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Friday, October 18, 2013 

When will women's roles in comics and as writers/artists actually be respected?

US News and World Report did a report on the NYCC and its insufficient number of female contributors as panel guests:
Any lingering, outdated assumptions that women weren't into comics could be quickly smashed simply by walking into the Javits Convention Center in New York this past weekend during the 2013 New York Comic Con. There, countless women joined the very crowded party, many of them dressed up as their favorite genre characters – a practice known as "cosplaying" in the comic world.

But the program for NYCC told a different story, as the blog DC Women Kicking Ass pointed out. Of the 274 listed guests, only 25 were female – and only one woman was grouped among the "spotlight guests." In fact, the surest bet to see a bunch of female comic lovers on stage was to attend one of the panels with "women" in the title. (There were panels devoted to the representation of LGBT characters and minorities as well.) The disparity was not lost on the guests of those panels either.
I think the LGBT panels were downright superfluous, and as for minorities, if they didn't include Romanians, to name but some, then I don't see the point of the panels if they keep going for the same old thing. I wonder how many panels even focused on supporting casts in any book?

As for how many women were guests, I agree it's a shame if women still lack better representation in the industry, but, they're still overlooking 2 serious problems that could affect more than just DC and Marvel: lack of creative freedom for female contributors, which is just as discouraging for women as for men, and the mistreatment of the female casts in the comics themselves, which is still a problem.

This article also brings up an embarrassing form of male audience for a toy-derived franchise:
...female audiences are popping up elsewhere, like the female "Transister" following among "Transformers" fans. They and their male counterpart "My Little Pony" fans, known as "Bronies," show that gender demographics often defy expectations.
"Bronies"?!? Do they really think that's something that should just be dismissed without concern? (They raise no queries about whether that's a healthy kind of hobby to lead.) Those grownup male fans of a franchise for [female] youngsters are a childish embarrassment, and Hollywood's encouraging them to lead that kind of thinking is doing sanity and maturity a disservice. No wonder pop culture fans are looked at so negatively.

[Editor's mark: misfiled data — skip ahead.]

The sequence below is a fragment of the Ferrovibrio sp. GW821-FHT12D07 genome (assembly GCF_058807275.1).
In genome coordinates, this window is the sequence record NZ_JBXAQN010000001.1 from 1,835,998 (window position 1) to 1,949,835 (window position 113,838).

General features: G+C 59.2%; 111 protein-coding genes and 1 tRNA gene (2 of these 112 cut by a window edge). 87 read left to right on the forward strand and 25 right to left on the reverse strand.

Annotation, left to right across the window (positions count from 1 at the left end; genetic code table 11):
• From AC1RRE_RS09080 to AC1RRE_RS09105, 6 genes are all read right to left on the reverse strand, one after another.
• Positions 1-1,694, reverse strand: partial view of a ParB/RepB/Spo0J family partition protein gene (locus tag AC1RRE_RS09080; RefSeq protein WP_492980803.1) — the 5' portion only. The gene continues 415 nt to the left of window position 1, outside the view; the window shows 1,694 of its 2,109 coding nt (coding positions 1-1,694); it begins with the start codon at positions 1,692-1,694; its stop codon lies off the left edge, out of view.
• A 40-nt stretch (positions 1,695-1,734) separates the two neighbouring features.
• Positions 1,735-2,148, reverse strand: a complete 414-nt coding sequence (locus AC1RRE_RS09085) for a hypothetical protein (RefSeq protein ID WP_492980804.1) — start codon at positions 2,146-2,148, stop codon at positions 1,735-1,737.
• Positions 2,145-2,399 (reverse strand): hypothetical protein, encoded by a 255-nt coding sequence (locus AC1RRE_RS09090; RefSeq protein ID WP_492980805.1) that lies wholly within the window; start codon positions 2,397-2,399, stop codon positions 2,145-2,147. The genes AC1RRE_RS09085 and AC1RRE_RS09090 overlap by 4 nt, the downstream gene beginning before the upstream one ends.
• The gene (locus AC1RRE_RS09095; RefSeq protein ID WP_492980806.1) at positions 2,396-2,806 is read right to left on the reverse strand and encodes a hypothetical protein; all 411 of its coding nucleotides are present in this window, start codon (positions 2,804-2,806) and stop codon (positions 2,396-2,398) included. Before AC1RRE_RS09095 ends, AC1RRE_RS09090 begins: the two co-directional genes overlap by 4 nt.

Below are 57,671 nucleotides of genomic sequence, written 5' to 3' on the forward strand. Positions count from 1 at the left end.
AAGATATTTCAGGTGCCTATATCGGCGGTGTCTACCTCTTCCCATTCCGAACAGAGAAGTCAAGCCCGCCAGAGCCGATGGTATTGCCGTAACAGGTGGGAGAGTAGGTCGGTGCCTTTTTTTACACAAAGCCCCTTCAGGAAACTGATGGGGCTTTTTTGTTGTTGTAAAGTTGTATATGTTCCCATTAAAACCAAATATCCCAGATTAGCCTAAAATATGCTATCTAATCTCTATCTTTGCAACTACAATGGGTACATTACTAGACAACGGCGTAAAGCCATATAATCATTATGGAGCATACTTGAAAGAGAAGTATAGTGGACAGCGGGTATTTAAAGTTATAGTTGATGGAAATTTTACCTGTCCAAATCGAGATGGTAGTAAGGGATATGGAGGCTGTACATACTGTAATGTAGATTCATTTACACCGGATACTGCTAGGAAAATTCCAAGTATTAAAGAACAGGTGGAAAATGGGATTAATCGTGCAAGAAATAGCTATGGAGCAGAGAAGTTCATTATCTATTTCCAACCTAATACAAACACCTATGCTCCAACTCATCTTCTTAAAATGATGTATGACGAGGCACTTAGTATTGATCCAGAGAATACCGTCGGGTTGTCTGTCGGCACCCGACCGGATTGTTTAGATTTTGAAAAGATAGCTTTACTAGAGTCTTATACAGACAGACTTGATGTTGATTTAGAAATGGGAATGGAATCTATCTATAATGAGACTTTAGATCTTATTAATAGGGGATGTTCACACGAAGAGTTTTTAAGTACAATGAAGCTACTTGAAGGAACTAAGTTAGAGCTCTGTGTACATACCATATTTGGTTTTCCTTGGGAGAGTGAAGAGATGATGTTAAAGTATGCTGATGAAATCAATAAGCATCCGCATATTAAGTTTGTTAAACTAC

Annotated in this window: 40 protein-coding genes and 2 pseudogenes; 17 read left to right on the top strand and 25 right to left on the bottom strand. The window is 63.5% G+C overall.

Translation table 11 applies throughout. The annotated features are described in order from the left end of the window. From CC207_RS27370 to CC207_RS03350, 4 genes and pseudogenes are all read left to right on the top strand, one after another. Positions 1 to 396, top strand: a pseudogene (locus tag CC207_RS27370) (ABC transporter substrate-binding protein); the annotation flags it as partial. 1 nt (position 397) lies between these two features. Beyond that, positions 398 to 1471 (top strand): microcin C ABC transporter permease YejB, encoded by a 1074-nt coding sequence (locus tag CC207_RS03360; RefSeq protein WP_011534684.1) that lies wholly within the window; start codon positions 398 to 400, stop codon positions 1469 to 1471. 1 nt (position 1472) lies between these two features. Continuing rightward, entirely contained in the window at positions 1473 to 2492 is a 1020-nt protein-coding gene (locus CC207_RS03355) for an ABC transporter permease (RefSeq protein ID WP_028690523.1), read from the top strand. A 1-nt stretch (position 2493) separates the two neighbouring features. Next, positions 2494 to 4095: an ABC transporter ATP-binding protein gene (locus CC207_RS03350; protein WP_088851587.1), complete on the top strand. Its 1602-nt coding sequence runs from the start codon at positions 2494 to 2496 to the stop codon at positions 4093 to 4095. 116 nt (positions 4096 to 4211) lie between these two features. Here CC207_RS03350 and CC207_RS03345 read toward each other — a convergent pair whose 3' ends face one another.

They also say:
The Big 2 are no longer the dominant forces they were in decades past, facing competition from smaller publishers and new platforms. Yet there are other reasons Marvel and DC face a higher level of scrutiny. Working at the Big 2 provides a steadier pay check than the more independent routes.

"DC and Marvel pay at rates a person can use to pay a mortgage, buy groceries, live a life," wrote Jennifer Van Meter, who has worked for both companies, in an email. "I would like to see more women have access to earning a living making comics, and right now, those companies are still the biggest gateway to that."
But would women want to take the jobs only to find themselves stuck doing hack work like writing editorially mandated crossovers, unable to do any plausible character drama and forced to write the heroes and co-stars out-of-character, and incompatible with continuity? That's just why today, they're not the greatest gate to a career in comics, and one more reason why a lot of women are being kept out of their list of contributors, while those who did get jobs there seem token at best. (And surely smaller companies could offer better pay if somebody spoke to them about it? I think it's possible given the chance. Maybe IDW is one example since they're doing pretty well at the moment.)

It's also just why the big 2 are no longer dominant forces. They threw away creativity for the sake of insularity, and as a result, they lost audience to the smaller publishers.

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About me

  • I'm Avi Green
  • From Jerusalem, Israel
  • I was born in Pennsylvania in 1974, and moved to Israel in 1983. I also enjoyed reading a lot of comics when I was young, the first being Fantastic Four. I maintain a strong belief in the public's right to knowledge and accuracy in facts. I like to think of myself as a conservative-style version of Clark Kent. I don't expect to be perfect at the job, but I do my best.
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